The Pandemic Made Me Fall In Love With Sports Cards Again

What is a sports reporter to do when there are no sports to report on?

When the COVID-19 pandemic began in March and forced the sports world, and so may other things in life, to shut down, I found creative ways to keep my mind on sports and stay engaged with sports fans who follow me on social media.  I started by going through my vast collection of ticket stubs and posted some of them each day.  From there, I started posting old press credentials that I had saved over the years.

But there was also an activity that kept me busy when the sports world was dark and even when the games returned over the summer and that was re-igniting my love of collecting sports trading cards.  When the pandemic is over and I think back to the things that kept me going and kept me inspired through the months, it will start with the time I was able to spend with my family and the activities that we were able to take part in together.

One of those things was sharing the love of sports card collecting with my sons Bradley and Jared.  But it wasn’t just us that fell in love with sports trading cards again…it was so many people around the country.

“This along with a lot of other hobbies that people enjoy because they’ve obviously had a little more time to spend with them,” said Clay Luraschi, Vice-President of Product Development at The Topps Company.  “People were at home, diving deeper into their hobbies and it’s also a great parent/child activity.  They’re looking at their stuff and they’re finding their cards and they’re like wow this is something I enjoyed growing up and I’m interested in seeing what’s out there again.”

Even before the pandemic, my sons were active in collecting sports cards as I took them to various sports memorabilia shows and local card stores.  It’s always special to see the look their faces when they open up packs of cards.  But during the pandemic, the excitement about sports cards really kicked in.   We needed something safe and fun to do at home, especially before stores and other activities began to reopen.  So, one day, when my wife Sheryl and I were cleaning up and organizing a storage/activity room in our home, I couldn’t resist going through my collection of cards that were in albums and stored in large plastic tubs.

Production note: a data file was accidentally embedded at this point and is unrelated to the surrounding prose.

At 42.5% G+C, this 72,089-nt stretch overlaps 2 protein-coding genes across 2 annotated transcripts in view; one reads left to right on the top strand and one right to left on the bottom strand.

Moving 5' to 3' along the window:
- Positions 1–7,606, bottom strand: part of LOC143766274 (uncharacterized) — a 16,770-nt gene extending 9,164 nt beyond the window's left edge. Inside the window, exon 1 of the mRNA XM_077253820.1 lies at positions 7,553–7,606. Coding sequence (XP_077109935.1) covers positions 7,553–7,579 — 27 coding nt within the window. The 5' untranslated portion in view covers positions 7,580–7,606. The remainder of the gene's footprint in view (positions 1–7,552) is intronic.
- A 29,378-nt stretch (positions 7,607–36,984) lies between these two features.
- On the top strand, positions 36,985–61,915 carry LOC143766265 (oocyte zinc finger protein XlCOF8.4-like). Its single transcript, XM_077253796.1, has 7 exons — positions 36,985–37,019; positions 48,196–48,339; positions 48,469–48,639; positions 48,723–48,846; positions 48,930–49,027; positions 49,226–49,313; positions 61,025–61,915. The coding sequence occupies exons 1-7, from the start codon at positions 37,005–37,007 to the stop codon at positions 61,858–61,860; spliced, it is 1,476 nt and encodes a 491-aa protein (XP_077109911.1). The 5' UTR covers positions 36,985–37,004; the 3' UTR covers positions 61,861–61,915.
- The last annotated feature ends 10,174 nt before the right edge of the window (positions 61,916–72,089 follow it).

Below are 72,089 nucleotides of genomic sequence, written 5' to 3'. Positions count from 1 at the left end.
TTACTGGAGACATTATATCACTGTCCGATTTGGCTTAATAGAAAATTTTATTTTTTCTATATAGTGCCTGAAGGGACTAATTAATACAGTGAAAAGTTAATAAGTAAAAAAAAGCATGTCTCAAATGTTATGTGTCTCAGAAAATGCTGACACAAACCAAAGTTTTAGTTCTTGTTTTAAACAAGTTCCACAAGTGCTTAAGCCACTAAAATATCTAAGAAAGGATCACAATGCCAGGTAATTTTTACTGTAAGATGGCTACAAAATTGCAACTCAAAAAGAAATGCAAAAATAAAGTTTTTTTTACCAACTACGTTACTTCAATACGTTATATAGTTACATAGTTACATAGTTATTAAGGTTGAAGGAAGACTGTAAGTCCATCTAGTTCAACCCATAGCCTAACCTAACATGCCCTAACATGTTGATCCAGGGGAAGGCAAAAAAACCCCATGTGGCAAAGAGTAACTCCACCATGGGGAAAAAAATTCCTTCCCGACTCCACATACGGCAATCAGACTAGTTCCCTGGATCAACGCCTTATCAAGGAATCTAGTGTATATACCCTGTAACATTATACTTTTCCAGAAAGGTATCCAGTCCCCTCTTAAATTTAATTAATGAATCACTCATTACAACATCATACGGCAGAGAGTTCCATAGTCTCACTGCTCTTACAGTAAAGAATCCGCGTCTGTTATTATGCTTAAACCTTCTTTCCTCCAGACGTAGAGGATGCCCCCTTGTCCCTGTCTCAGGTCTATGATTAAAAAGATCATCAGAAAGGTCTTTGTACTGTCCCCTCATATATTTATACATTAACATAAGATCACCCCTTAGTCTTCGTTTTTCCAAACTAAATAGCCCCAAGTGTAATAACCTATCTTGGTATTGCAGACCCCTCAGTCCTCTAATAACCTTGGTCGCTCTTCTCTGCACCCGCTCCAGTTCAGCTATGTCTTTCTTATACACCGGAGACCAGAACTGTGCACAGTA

That’s when the idea hit me…let’s go through cards together each week, the cards that my sons collect and my collection of older cards.  I told them we’ll pick a day to post some of our favorite cards on social media and that’s how #SchwartzCardsWednesday was born!

“People have always found trading cards to be a level of entertainment because it really is great fun opening up a pack of cards not knowing what’s behind that wrapper and then uncovering a mix of different players from across the league and that’s a form of entertainment that people were looking for,” said Luraschi.  “It’s affordable, it’s something you can do at home, it’s something you can do with family members and it’s a great outlet for people to enjoy something that wasn’t on television.  It eventually got to being around…the games on TV but while there weren’t games, it was a great replacement for that.”

 

The boys and I have been having a blast during the pandemic going through our cards, opening up packs that we would buy in stores, and even making some trades.  While we certainly enjoy our trips to the local sports card store, we do miss being able to go to big shows and hopefully that can resume sometime in the near future.  But after a few weeks of posting cards on social media, a friend of our family reached out to me because he had seen our posts.  He wanted to know if I was interested in his son’s collection of cards and of course I said yes.

So, one day, our friend brought over boxes and boxes of cards, mainly from the early 1990’s, and my sons and I have been going through them diligently.  Even though my kids never saw any of these guys play, it was an educational experience going through the cards because they would ask me questions about the players and look at the stats on the back of the cards.